Upgrades to aging Stanley Park seawall to cost $4.5M
Workers will be filling holes, replacing stones and stabilizing the foundation.
The pathway to some of Vancouver's most iconic ocean views is getting a multimillion-dollar upgrade.
The Vancouver Park Board announced Thursday that work has already begun on the seawall around Stanley Park. Work on the nine-kilometre trail will cost $4.5 million, and will be completed in two phases.
Crews have already started on the foreshore in English Bay. Workers will be filling holes, replacing stones, stabilizing foundations and installing rocks to prevent erosion between Sunset Beach and Brockton Point.
The restoration project is the largest the wall has seen since construction began in 1917.
Crews will focus on 100-metre sections at a time, the park board said, and cyclists will need to dismount in areas where work is underway. The second phase will require board approval, and is expected to begin once the first part is finished in August.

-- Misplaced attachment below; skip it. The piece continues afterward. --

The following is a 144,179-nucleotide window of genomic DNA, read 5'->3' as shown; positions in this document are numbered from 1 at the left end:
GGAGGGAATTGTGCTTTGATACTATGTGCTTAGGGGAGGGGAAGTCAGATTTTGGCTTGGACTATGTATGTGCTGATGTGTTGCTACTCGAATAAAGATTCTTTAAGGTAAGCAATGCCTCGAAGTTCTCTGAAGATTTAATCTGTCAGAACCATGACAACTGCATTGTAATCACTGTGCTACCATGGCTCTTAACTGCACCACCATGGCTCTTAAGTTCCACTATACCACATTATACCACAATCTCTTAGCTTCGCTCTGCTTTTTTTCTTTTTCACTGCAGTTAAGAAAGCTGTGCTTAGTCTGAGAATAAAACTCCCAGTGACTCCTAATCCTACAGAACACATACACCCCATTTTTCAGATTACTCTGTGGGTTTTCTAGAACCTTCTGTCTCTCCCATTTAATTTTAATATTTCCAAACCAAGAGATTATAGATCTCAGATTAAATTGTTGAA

In a statement Thursday, the board said the seawall is in need of upgrades due to the constant battering from waves and weather. While the board does routine maintenance and spot repairs as needed, a 2016 assessment highlighted high-priority areas that require more intensive upgrades.
The board said repairs will increase the overall resiliency of the wall against aggressive storms brought on by climate change.
"The restoration will allow local residents and visitors to continue to enjoy recreational activities for many more years on the seawall," chair Stuart Mackinnon said.
Construction on the seawall first started 101 years ago with the goal of staving off erosion, but the project took 60 years to complete. The majority of work on the wall was done between 1950 and 1980, though the project was part of a federal employment program during the Great Depression.
Following its completion, the seawall was extended past the borders of the park.
Work is also being done on the section surrounding False Creek, a project that began last year and required the removal of a line of cherry trees.
The primary goal of that project was safety, the city said. Upgrades to the seawall in that area include two dedicated paths to separate pedestrians and cyclists.
Work is expected to be completed by the end of spring.